There is a lot to love about Netflix’s new series Sex Education. The British teen show is startlingly explicit while still being sensitive about the kind of highs and lows that a diverse mix of kids face in high school.
It’s genuinely funny, almost confusingly colourful, and actually emotionally resonant where it wants to be.
There is a lot to love about the show, but above all else, there is Eric.
we must protect eric from
sex education at all costs 🎺 pic.twitter.com/1sx0Gawhgz
— Netflix UK & Ireland (@NetflixUK) January 14, 2019
Eric is our main character’s gay black best friend, without falling into the shallow tropes too-often allotted to the gay black best friend. He is not a caricature, and he has quickly become the favourite character of the vast majority of people who have watched the show.
For good reason. Eric is a fabulous angel.
Wow #SexEducation really gave us the most layered and complex characterization of a gay teen of color!! He wasn’t there for comedy relief or for tokenism. He had his own storyline and grew into this BEAUTIFUL, FIERCE, and joy-spreading angel
WE MUST PROTECT ERIC AT ALL COSTS. pic.twitter.com/VBXnkiCRud
— ✨ (i love you 3000) (@wiiissssss) January 13, 2019
A big part of why we’re all so drawn to Eric Effiong, is the sheer star power of Ncuti Gatwa. Gatwa is essentially a newcomer to the screen and his irresistible charisma makes the magnetic centre of every scene.
As a character, Eric is entirely likeable and extremely necessary to feature. His narrative has heart and hardship, and it’s one that we haven’t seen play out nearly enough in TV or movies.
He’s an apologetically ‘out’ teen, he’s from a family of black, church-going immigrants who transcend the typical aggressively-conservative stereotype, he’s confident, and he’s just very complex.
It shouldn’t be rare to see characters like Eric, but so far it is, and it’s exciting. Hopefully we will get a lot more of them.
— Strong Black Lead (@strongblacklead) January 15, 2019
In an interview with Paper Magazine, Ncuti Gatwa discussed what makes his character and that story line so important.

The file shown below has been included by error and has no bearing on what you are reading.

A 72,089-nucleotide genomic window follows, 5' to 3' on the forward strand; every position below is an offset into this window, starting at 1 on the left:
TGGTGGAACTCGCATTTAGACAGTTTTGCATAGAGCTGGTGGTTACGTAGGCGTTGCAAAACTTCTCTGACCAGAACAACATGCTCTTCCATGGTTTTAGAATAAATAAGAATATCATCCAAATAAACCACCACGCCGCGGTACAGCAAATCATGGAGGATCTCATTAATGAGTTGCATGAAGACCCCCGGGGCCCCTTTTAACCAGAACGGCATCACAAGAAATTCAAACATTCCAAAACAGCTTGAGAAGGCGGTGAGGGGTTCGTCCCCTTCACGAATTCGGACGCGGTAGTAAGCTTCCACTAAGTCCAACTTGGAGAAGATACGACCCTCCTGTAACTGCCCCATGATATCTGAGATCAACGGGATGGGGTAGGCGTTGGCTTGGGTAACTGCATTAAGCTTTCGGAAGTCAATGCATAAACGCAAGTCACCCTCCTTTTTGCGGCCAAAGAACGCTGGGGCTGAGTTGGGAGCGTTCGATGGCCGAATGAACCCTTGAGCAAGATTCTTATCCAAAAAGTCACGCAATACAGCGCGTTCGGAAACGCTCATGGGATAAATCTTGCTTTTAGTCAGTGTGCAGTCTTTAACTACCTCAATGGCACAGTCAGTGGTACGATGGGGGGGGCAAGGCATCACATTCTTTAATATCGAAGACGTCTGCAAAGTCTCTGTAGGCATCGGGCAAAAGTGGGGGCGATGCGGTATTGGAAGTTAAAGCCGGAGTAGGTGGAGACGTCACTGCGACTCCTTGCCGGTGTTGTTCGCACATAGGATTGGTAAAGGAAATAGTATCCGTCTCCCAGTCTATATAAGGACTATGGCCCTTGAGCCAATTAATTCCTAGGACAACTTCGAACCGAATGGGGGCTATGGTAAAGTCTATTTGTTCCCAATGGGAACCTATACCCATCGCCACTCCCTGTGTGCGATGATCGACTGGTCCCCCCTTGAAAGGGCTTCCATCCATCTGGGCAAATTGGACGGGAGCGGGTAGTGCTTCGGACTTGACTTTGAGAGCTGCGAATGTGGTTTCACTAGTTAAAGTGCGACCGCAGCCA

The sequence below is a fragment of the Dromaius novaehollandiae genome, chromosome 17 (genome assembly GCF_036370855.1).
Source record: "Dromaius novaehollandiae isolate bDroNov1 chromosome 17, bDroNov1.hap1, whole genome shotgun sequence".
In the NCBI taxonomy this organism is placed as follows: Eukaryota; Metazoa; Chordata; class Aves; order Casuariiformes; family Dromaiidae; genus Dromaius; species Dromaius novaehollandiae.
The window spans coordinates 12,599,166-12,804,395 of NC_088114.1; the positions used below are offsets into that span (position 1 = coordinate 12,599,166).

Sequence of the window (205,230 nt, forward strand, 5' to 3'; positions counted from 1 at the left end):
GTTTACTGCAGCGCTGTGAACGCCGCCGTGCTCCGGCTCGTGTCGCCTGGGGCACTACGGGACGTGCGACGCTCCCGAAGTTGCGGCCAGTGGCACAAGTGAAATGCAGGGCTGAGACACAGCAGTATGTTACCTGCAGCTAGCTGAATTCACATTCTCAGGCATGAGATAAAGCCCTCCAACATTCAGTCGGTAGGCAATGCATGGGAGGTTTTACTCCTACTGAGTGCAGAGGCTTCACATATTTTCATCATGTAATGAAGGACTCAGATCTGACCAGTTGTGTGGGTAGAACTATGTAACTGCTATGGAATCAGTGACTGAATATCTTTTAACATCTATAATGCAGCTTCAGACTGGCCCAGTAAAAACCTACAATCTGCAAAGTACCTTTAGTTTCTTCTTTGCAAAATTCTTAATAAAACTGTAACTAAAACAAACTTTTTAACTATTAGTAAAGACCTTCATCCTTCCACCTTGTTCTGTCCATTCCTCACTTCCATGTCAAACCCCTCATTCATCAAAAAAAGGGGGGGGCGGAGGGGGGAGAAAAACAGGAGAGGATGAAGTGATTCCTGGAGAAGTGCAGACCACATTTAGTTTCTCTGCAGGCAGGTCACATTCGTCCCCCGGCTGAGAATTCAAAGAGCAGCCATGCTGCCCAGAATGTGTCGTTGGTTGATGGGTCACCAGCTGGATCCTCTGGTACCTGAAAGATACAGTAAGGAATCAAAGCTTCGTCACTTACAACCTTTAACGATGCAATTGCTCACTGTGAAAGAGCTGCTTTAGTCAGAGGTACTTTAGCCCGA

“First and foremost, what I love about that storyline is that it’s not that classic coming out story. Eric is out, and everybody knows he’s gay, and it’s what happens after he came out.” he said.
“When you’re a minority within a minority, and you’re starting to realize ‘The world’s not going to love me as much as it loves my white friend, or my straight friend.’ It’s tricky.”
The support Eric's dad, a black man gives his gay son in Netflix's Sex Education is a great representation of how black fathers should be. pic.twitter.com/KbhkgahlSB
— c (@chuuzus) January 20, 2019
It’s honestly such a delight to see Eric’s big personality emboldened on screen, and it’s heartbreaking to watch him be treated poorly by people with prejudice, and the people he loves.
Episode five is particularly hard to watch as Eric is left vulnerable after being let down by his best friend Otis, on his birthday no less. At least the way that the show deals with the fall out from the trauma that Eric experiences is nuanced and insightful.
Although, I think most people agree that Eric deserved better. From everyone.
the way eric acts after being attacked is…so relatable honestly. hes scared, hes hurt, and i remember feeling shame and hurt in similar ways. i love his character a lot, especially when he's selfish. this is abt sex education on netflix btw
— wish you werent so fuckin awkward bud (@funkyfreshfool) January 12, 2019
Between Eric’s bold, effeminate clothing, colourful make up, and big personality, there is so, so, much about this character that steals your heart.
We honestly can’t pray hard enough that we will get to see this character in a second season of Sex Education, and get more banana-sucking, eyeliner-werking, orange-wearing, fierceness from Ncuti Gatwa.